Two years later, a follow-up computer- tomography revealed two tumor nodules on the left kidney measuring 1 and 3 cm in diameter together with enlarged paraaortic lymph nodes measuring up to 2.5 cm in diameter, clinically suggesting further dissemination of breast cancer.
Surprisingly, surgery revealed a huge neoplastic mass in pancreatic tail together with the before mentioned kidney tumors and enlarged paraaortic lymph nodes. A partial pancreatectomy with partial resection of left kidney and paraoartic lymphadenectomy was performed. Grossly, cross sections of a resected pancreatic specimen measuring 10x5x3.5 cm revealed whitish, nodular appearing tumor mass measuring up to 6 cm in its greatest dimension compressing residual glandular tissue to a narrow rim. Pathohistological analysis revealed a tumor displaying a syncytial growth pattern of round to polygonal poorly differentiated epithelial cells with brisk mitotic activity (up to 15 mitotic figures/10 HPF), and frequent perineurial invasion (Figure 1).
Figure 1: Expanding tumor borders of medullary pancreatic carcinoma compressing residual glandular tissue (Mallory x 400).
Immunohistochemistry showed expression of CK-8, 18, and MUC-1 (Figure 2). There is also a focally accentuated synaptophysin reactivity (though negative reaction on chromogranin). Tumor cells did not stain for CK-5,6,7,20 and vimentin.
The same tumor cells were present in the kidney and lymph nodes. Final pathohistological diagnosis was medullary carcinoma of pancreas with metastatic involvement of kidney and paraaortic lymph nodes. The patient died 18 months after diagnosis was performed.
Medullary carcinomas are genetically different from conventional ductal carcinomas of the pancreas. Three out of five medullary carcinomas described by Goggins et al.  showed both Microsatellite Instability (MSI) and a wild type K- ras gene. These results are not typical for conventional ductal adenocarcinomas which almost always harbor K-ras gene mutations and seldom if ever have MSI. Further investigations with a larger series of medullary carcinomas have elucidated clinical and genetic features associated with medullary morphology. Willentz et al.  in their study revealed that immunohistochemistry for DNA repair enzymes identify patients with medullary pancreatic carcinomas as having MSI. When the immuno labeling reveals the loss of the expression of one of the DNA mismatch repair proteins MIh1 and Msh 2, those tumors could than be tested for MSI using microsatellite markers. Willentz et al.  also found that medullary phenotype correlates significantly with family history of any cancer in a first degree relative, thus allowing a pathologist to use pancreatic tumor histology to identify an inherited susceptibility to cancer. Therefore, diagnosis of a medullary carcinoma of the pancreas should initiate investigation of cancer history among a patient’s relatives. Some studies have suggested that these distinctive neoplasms have better prognosis than ductal adenocarcinomas.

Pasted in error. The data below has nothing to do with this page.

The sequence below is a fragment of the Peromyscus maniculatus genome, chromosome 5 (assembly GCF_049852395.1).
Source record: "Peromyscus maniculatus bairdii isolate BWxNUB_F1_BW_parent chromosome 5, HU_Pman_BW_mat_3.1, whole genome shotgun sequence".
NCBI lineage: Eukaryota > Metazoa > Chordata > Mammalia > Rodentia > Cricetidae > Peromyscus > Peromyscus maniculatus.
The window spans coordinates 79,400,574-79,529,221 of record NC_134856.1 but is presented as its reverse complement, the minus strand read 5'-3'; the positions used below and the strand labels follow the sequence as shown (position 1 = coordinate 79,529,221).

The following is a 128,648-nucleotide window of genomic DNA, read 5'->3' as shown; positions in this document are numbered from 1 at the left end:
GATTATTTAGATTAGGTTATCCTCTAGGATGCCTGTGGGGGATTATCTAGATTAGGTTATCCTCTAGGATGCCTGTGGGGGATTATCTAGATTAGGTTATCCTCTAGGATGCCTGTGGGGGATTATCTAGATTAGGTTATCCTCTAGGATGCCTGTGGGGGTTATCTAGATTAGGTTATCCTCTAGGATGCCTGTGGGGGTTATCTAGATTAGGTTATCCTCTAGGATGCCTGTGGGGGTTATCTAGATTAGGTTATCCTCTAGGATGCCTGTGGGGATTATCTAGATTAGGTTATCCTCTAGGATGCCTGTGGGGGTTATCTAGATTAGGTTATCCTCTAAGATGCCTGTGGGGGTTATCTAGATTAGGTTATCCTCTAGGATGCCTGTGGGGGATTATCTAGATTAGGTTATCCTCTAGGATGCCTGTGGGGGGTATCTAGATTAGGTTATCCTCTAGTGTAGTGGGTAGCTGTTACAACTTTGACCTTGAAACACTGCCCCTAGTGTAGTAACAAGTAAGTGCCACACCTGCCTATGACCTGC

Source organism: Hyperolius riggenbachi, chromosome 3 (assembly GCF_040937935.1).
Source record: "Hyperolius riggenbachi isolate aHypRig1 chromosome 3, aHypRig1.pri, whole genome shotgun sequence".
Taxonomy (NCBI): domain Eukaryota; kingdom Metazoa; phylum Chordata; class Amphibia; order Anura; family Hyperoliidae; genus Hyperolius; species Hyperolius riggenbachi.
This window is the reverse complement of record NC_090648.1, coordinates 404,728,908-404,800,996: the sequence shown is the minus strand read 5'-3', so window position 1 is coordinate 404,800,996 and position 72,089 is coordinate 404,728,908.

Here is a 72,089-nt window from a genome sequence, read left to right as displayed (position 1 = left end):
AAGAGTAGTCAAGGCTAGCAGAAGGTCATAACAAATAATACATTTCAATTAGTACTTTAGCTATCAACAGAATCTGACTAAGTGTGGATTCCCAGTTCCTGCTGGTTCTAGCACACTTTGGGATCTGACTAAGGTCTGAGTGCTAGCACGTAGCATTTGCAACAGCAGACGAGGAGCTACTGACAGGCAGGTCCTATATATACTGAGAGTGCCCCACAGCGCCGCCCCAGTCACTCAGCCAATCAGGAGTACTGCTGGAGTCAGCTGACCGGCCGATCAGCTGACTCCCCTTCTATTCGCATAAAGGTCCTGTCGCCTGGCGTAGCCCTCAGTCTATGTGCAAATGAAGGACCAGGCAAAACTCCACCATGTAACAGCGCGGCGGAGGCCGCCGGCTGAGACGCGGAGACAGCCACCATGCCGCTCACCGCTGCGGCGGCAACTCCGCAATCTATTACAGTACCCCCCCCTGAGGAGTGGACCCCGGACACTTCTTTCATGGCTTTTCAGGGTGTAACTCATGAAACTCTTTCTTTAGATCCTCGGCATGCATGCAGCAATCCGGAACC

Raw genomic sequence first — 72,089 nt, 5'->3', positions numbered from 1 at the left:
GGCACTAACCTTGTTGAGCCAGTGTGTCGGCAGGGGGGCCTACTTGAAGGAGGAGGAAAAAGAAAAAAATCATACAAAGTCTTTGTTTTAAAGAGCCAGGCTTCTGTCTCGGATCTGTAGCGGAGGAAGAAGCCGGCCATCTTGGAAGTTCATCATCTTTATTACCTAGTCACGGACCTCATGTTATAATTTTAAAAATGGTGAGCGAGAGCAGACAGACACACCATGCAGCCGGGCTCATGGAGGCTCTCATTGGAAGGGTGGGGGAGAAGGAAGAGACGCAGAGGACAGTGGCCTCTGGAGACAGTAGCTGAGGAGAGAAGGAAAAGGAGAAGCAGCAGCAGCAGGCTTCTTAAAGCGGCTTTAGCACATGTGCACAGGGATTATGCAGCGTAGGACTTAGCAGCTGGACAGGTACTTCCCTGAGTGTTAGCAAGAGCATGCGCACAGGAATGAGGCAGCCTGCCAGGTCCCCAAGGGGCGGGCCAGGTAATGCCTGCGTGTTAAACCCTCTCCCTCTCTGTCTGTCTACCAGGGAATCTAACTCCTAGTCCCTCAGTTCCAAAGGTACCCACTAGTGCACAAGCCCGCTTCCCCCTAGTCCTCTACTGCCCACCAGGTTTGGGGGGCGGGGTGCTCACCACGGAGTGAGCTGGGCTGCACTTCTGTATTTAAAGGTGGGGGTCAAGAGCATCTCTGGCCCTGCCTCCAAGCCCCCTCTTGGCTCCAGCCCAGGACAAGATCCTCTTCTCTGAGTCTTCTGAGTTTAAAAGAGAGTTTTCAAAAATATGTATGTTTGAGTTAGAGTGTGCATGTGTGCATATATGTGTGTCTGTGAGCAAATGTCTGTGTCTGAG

The pathologist should distinquish medullary carcinomas from conventional ductal adenocarcinomas, because a medullary phenotype may have distinct pathogenesis, and can be a most important clinical clue to the presence of an inherited cancer syndrome, including a hereditary nonpolyposis colorectal carcinoma (HNPCC). Further study of this family association is needed.